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County plugs park sale at Blue Springs for now

A park that inspires fond memories for many Screven County residents got a reprieve Tuesday, but it may only be temporary.
County commissioners agreed unanimously to postpone the sale of Blue Springs Park for 90 days so neighbors can try to figure out a way to save it.
The 3.5-acre park that’s near the Savannah River, off Highway 24 in the Newington area, has tall trees dripping with Spanish moss that shade picnic tables. It also has what’s left of the swimming hole that was the center of activity up until about 20 years ago, when the springs stopped flowing.
Now, the old swimming hole is overgrown, with stagnant, slimy, green, shallow water and is a burden that county commissioners would like to sell.
 
“It’s a liability for the county from a drowning standpoint,” said Commissioner Will Boyd. “It’s a stagnant hole.”
 
Commissioners had planned to sell the park by taking sealed bids that would have been due on Sept. 21 and opened on Sept. 22. The county would make some money on the sale, would no longer have to maintain the park, would get the land back on the tax rolls and would no longer be liable if someone drowns there.
 
After reading about the sale in the Sylvania Telephone, five people came to the county commission meeting Tuesday to protest.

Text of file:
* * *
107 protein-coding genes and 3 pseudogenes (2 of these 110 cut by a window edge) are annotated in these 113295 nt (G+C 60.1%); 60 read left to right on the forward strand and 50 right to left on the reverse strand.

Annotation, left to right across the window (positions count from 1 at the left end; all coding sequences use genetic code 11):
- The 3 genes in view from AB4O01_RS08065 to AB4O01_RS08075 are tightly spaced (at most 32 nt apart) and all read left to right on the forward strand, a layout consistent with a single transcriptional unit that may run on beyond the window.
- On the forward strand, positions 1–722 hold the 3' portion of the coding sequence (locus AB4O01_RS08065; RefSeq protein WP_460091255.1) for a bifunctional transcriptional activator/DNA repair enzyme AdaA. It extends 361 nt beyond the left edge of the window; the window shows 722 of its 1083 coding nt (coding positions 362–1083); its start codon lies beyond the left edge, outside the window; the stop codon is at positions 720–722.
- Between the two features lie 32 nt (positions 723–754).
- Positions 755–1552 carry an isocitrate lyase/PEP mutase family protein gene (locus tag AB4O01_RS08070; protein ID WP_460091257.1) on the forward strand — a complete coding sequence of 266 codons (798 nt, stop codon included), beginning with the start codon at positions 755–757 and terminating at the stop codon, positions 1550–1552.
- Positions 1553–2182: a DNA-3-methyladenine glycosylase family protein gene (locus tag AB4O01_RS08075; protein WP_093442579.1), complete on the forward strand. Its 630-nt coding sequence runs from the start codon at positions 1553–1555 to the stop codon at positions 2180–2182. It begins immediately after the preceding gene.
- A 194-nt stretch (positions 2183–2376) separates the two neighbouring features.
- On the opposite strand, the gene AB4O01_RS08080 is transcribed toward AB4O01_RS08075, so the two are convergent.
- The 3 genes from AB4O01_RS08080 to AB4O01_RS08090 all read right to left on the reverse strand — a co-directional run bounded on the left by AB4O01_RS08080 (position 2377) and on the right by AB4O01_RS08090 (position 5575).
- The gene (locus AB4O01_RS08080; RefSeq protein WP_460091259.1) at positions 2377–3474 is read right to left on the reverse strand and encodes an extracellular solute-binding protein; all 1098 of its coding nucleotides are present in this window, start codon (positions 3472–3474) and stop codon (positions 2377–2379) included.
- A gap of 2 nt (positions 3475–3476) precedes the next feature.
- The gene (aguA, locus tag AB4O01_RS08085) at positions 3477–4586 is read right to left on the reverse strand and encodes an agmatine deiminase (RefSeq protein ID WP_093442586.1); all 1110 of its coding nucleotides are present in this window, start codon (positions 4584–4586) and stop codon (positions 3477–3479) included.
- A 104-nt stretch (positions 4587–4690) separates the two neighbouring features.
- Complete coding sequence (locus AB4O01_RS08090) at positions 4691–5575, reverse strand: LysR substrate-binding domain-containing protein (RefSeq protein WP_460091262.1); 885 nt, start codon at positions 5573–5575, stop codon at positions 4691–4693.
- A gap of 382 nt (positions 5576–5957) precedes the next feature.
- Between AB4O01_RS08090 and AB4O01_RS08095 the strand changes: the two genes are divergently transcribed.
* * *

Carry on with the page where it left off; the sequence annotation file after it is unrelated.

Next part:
“It was very surprising to read in the paper that part of the heritage of most people in the room is going up for sale,” said Gerald Johnson, who lives across from the park.
 
Johnson said neighbors could form an association to maintain the property if the county would deed it to them for free, with the stipulation that it remain a park. But County Attorney Hubert Reeves III said that wouldn’t be legal; the county can’t give property away to a non-governmental group.
 
Reeves said the county could: keep the property and continue to operate it as a park; or keep the property and enter into an agreement with a neighborhood association, organized as a legal entity, to operate it as a park. The other option is for the county to sell the park, either by sealed bid or by public auction.
 
Some commissioners said the only way to get rid of the liability would be to sell the park.
 
Johnson said neighbors will get together to see what their options are -- whether they can come up with money to buy the park or if they can figure out some other way to save it.
 
Commissioner Gregg Ellison said he hopes the group can find a solution. “It really needs to be kept as a park,” he said. “Because of the upkeep and liability, I don’t think the county can do it.”